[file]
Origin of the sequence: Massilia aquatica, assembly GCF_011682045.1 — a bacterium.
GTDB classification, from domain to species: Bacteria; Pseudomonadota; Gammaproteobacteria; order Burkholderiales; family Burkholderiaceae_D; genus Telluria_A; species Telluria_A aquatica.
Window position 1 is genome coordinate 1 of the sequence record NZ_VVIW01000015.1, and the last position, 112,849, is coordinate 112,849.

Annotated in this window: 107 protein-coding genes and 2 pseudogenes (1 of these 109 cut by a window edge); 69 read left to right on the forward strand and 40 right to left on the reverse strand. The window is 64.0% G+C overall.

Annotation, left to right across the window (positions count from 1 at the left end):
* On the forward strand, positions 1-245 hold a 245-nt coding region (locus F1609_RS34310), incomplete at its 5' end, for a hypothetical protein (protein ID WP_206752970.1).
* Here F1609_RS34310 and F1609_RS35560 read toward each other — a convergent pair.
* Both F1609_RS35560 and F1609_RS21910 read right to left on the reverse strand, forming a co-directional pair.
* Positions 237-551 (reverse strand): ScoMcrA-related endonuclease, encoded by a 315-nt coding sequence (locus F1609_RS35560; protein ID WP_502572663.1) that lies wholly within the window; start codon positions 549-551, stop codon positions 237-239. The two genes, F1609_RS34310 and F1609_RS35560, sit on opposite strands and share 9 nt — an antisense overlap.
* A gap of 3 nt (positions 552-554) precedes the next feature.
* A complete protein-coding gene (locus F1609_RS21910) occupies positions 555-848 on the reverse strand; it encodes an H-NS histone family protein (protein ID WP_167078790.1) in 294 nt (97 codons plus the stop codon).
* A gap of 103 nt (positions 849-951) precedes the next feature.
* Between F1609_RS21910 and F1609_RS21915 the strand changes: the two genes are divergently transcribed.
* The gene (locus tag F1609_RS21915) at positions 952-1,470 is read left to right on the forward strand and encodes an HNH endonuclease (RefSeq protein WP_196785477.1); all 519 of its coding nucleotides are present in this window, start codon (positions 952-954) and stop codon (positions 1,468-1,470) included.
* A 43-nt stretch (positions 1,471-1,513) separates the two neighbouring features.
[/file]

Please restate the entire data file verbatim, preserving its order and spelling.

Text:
Origin of the sequence: Massilia aquatica, assembly GCF_011682045.1 — a bacterium.
GTDB classification, from domain to species: Bacteria; Pseudomonadota; Gammaproteobacteria; order Burkholderiales; family Burkholderiaceae_D; genus Telluria_A; species Telluria_A aquatica.
Window position 1 is genome coordinate 1 of the sequence record NZ_VVIW01000015.1, and the last position, 112,849, is coordinate 112,849.

Annotated in this window: 107 protein-coding genes and 2 pseudogenes (1 of these 109 cut by a window edge); 69 read left to right on the forward strand and 40 right to left on the reverse strand. The window is 64.0% G+C overall.

Annotation, left to right across the window (positions count from 1 at the left end):
* On the forward strand, positions 1-245 hold a 245-nt coding region (locus F1609_RS34310), incomplete at its 5' end, for a hypothetical protein (protein ID WP_206752970.1).
* Here F1609_RS34310 and F1609_RS35560 read toward each other — a convergent pair.
* Both F1609_RS35560 and F1609_RS21910 read right to left on the reverse strand, forming a co-directional pair.
* Positions 237-551 (reverse strand): ScoMcrA-related endonuclease, encoded by a 315-nt coding sequence (locus F1609_RS35560; protein ID WP_502572663.1) that lies wholly within the window; start codon positions 549-551, stop codon positions 237-239. The two genes, F1609_RS34310 and F1609_RS35560, sit on opposite strands and share 9 nt — an antisense overlap.
* A gap of 3 nt (positions 552-554) precedes the next feature.
* A complete protein-coding gene (locus F1609_RS21910) occupies positions 555-848 on the reverse strand; it encodes an H-NS histone family protein (protein ID WP_167078790.1) in 294 nt (97 codons plus the stop codon).
* A gap of 103 nt (positions 849-951) precedes the next feature.
* Between F1609_RS21910 and F1609_RS21915 the strand changes: the two genes are divergently transcribed.
* The gene (locus tag F1609_RS21915) at positions 952-1,470 is read left to right on the forward strand and encodes an HNH endonuclease (RefSeq protein WP_196785477.1); all 519 of its coding nucleotides are present in this window, start codon (positions 952-954) and stop codon (positions 1,468-1,470) included.
* A 43-nt stretch (positions 1,471-1,513) separates the two neighbouring features.